Stop Treating Church Like The Olympics!

Ahh, the Olympics! That great quadrennial celebration of dedication, fortitude, drama, and patriotism!

I love the Olympics.

Unfortunately, I have not had much time to watch them this year. I did, however, get to have a conversation last night, though, that got me all caught up on what’s been going on.

But it also got me thinking, which is dangerous.

I began to think of the ways that members of the American church tend to treat church like we treat the Olympics. And, as much as I love the Games, I wish we’d stop using the same approach for our life as the Bride of Christ.

Viewing Worship As A Spectacle For Our Entertainment

The Olympics are entertaining. Most of us are mesmerized by the national pageantry, the dedication of the athletes, and the great human interest pieces the networks put together. We watch the Olympics because we are entertained by them.

And that’s ok.

But what about when we treat the church’s worship the same way? As a spectacle for our entertainment?

That’s a problem.

Don’t think we do it?

Have you ever gone out to eat with someone after a Sunday service? It seems that conversations over these meals inevitably includes at least one of the following statements:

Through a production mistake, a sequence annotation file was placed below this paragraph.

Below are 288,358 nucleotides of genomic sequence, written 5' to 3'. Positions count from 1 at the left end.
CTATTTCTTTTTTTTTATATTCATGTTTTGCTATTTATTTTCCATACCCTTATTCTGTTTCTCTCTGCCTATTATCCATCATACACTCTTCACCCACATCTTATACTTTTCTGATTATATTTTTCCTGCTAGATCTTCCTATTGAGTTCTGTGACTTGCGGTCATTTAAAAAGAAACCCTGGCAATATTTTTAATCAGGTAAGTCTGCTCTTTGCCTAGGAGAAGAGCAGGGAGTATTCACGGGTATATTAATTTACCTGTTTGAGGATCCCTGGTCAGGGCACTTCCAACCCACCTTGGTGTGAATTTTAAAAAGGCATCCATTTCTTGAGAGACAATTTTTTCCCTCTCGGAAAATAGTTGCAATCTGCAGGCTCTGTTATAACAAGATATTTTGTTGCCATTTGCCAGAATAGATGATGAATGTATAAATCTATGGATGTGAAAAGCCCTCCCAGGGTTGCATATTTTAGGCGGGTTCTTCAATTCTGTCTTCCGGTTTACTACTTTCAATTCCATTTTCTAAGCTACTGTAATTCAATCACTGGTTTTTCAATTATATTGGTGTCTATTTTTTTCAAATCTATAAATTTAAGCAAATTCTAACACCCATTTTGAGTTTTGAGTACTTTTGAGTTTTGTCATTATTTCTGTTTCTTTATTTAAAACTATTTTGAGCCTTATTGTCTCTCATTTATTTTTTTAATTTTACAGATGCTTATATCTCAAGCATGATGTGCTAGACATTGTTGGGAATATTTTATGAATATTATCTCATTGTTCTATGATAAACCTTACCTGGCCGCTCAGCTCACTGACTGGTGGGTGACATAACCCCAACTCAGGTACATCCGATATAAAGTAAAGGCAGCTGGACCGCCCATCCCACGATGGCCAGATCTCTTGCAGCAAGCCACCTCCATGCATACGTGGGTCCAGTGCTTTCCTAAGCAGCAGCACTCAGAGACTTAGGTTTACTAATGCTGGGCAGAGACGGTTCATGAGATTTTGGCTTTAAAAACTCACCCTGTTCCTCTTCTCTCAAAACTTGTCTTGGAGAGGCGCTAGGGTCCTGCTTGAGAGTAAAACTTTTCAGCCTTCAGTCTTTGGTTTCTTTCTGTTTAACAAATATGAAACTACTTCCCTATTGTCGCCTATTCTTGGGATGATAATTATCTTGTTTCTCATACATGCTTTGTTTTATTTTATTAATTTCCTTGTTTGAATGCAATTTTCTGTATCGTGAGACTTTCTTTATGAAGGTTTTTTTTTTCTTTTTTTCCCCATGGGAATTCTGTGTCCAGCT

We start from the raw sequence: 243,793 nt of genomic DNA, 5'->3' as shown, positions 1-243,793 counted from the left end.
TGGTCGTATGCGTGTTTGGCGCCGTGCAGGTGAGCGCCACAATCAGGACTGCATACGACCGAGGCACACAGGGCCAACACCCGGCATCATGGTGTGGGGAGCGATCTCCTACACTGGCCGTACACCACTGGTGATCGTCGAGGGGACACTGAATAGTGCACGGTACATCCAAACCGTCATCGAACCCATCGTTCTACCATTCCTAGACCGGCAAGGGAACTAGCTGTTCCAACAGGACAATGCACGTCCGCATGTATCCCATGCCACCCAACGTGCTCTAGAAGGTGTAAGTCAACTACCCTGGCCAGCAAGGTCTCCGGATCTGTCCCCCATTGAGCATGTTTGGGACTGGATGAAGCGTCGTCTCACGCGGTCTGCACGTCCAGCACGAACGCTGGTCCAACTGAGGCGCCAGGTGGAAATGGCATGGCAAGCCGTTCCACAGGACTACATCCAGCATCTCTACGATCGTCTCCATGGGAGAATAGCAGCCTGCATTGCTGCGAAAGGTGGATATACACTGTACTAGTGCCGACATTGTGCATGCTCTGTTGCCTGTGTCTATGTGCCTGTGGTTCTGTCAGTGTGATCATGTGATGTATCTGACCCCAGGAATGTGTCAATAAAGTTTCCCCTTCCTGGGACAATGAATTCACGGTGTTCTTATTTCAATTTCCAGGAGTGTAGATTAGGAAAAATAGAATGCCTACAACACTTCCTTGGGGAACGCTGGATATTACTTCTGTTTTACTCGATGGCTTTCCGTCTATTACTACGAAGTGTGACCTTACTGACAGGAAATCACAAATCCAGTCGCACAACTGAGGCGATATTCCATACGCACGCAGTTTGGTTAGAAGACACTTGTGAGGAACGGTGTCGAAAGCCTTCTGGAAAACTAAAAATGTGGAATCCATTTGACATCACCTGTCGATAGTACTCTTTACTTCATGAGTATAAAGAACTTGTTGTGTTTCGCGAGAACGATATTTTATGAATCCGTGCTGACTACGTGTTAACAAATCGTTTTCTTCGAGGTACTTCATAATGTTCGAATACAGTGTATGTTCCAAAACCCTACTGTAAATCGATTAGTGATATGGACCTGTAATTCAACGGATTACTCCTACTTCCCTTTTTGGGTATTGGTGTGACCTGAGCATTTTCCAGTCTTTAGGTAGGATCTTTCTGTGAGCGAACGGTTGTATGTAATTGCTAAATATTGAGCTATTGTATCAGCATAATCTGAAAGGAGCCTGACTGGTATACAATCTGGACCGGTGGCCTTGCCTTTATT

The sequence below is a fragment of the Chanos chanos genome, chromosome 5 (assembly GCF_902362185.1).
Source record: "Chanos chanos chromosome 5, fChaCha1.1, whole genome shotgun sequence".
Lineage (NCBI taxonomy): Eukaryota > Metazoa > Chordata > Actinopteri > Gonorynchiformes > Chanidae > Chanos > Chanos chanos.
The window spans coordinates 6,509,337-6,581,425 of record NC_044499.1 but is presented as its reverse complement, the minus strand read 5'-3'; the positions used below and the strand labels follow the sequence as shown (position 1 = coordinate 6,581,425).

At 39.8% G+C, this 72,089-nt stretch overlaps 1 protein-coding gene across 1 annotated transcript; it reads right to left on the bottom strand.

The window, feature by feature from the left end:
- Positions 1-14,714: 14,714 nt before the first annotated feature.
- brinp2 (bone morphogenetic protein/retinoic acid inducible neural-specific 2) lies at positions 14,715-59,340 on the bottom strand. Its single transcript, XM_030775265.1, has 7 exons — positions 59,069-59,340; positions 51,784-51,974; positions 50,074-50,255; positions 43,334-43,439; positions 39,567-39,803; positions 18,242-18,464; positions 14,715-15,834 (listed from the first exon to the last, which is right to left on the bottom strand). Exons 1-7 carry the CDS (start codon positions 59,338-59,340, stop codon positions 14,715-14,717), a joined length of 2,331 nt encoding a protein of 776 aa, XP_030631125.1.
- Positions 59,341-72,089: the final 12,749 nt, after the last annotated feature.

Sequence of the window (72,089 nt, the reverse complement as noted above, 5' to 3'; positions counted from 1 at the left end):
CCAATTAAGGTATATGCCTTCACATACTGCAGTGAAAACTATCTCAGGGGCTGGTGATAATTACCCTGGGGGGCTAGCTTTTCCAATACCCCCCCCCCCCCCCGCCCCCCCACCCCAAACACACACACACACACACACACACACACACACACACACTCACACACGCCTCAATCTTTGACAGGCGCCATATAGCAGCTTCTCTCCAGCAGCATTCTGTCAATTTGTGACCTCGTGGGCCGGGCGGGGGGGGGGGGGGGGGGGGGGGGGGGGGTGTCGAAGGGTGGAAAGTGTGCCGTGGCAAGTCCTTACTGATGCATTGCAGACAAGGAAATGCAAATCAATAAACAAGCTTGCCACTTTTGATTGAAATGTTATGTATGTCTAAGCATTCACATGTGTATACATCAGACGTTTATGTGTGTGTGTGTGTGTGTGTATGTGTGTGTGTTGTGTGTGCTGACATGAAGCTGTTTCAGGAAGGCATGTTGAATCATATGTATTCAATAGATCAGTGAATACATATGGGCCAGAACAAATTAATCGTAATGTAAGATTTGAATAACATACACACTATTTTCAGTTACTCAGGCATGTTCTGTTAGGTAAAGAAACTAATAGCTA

“The atmosphere was so good today at church! When they did that spoken word breakdown in the middle of “My Chains Are Gone” I got goosebumps!”

“The music team was a little off today and I wish they wouldn’t do that one song.”

“Today’s message was so good! Pastor’s story about the fish and the donkey was hilarious!”

While there’s nothing wrong with talking about the service, the music, or the message over lunch on a Sunday, there’s a terrible temptation to evaluate those things on whether or not they “moved us” or whether or not we “got something” out of them.

But church worship isn’t supposed to entertain us: it’s supposed to glorify God and further his purposes in and through our lives. Reducing the worship service to something we evaluate on its capacity for amusing us is to imagine that it occupies the same space as the Olympic broadcast in our lives: something we watch rather than something we engage in.

Leave the Work to The Professionals

Which leads to a second way we treat church like the Olympics: we leave the work to the professionals.

Just like Joe the Plumber doesn’t compete as an Olympic figure skater, the average church-going person in the USA doesn’t serve in the church.